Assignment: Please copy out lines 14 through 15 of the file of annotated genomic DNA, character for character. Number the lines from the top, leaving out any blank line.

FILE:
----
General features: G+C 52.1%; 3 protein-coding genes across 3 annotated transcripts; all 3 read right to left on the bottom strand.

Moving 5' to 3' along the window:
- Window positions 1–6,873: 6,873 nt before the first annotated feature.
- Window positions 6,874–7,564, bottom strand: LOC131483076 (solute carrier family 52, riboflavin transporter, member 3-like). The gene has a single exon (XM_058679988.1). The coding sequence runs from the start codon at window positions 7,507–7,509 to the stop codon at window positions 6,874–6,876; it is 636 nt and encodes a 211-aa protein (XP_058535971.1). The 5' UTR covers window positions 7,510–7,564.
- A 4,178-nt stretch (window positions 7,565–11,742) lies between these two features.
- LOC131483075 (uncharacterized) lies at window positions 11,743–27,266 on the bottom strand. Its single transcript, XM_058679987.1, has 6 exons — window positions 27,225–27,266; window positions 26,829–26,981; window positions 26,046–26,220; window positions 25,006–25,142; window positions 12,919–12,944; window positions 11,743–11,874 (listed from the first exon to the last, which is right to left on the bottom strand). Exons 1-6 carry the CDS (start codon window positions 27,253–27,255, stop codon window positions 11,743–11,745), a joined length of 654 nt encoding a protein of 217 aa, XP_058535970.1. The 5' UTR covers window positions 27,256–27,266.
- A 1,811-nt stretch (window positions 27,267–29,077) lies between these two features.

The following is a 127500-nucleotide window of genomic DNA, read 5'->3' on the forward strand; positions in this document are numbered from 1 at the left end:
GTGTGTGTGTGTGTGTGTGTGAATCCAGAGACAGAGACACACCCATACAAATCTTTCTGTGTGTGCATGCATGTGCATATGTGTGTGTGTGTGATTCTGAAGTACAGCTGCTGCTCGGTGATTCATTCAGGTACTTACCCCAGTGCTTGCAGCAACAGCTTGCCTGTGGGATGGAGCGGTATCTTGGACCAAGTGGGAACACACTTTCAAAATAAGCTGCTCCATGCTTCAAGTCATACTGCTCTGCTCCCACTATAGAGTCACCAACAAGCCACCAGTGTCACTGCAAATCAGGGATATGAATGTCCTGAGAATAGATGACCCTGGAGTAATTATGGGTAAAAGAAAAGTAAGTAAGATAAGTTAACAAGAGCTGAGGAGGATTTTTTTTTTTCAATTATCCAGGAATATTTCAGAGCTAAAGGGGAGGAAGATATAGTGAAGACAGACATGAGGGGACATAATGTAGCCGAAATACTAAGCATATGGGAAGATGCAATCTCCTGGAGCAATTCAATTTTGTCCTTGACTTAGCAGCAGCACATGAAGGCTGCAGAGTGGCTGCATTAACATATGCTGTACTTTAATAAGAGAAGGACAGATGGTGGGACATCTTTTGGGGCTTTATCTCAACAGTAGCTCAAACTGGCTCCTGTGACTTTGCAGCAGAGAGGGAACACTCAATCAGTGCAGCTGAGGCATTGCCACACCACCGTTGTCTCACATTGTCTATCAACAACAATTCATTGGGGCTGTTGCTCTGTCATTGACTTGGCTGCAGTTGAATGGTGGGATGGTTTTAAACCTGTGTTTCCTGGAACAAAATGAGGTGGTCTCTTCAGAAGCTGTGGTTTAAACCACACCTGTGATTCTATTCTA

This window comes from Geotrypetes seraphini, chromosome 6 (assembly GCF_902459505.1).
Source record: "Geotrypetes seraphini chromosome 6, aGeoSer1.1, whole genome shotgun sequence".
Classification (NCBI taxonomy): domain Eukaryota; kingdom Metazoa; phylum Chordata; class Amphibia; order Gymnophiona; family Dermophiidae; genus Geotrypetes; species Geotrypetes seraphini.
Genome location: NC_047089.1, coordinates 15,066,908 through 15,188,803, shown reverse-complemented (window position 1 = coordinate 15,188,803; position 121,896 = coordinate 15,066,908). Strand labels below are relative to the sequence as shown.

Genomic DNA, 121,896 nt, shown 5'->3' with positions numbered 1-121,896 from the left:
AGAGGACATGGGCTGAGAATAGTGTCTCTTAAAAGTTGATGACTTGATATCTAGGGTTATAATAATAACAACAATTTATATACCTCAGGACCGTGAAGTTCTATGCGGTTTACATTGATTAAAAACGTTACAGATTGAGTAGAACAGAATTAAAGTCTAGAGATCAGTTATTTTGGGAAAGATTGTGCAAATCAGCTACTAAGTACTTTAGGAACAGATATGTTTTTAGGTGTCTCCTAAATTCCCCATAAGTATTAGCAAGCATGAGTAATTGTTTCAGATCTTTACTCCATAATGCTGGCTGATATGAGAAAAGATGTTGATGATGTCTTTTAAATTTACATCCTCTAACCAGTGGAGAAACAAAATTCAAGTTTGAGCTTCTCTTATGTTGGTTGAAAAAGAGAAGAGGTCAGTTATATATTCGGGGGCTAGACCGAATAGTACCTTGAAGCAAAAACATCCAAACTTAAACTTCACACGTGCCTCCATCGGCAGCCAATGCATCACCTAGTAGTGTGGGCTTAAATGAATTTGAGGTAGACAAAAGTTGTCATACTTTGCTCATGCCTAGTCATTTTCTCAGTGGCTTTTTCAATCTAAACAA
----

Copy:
Genomic DNA, 121,896 nt, shown 5'->3' with positions numbered 1-121,896 from the left:
AGAGGACATGGGCTGAGAATAGTGTCTCTTAAAAGTTGATGACTTGATATCTAGGGTTATAATAATAACAACAATTTATATACCTCAGGACCGTGAAGTTCTATGCGGTTTACATTGATTAAAAACGTTACAGATTGAGTAGAACAGAATTAAAGTCTAGAGATCAGTTATTTTGGGAAAGATTGTGCAAATCAGCTACTAAGTACTTTAGGAACAGATATGTTTTTAGGTGTCTCCTAAATTCCCCATAAGTATTAGCAAGCATGAGTAATTGTTTCAGATCTTTACTCCATAATGCTGGCTGATATGAGAAAAGATGTTGATGATGTCTTTTAAATTTACATCCTCTAACCAGTGGAGAAACAAAATTCAAGTTTGAGCTTCTCTTATGTTGGTTGAAAAAGAGAAGAGGTCAGTTATATATTCGGGGGCTAGACCGAATAGTACCTTGAAGCAAAAACATCCAAACTTAAACTTCACACGTGCCTCCATCGGCAGCCAATGCATCACCTAGTAGTGTGGGCTTAAATGAATTTGAGGTAGACAAAAGTTGTCATACTTTGCTCATGCCTAGTCATTTTCTCAGTGGCTTTTTCAATCTAAACAA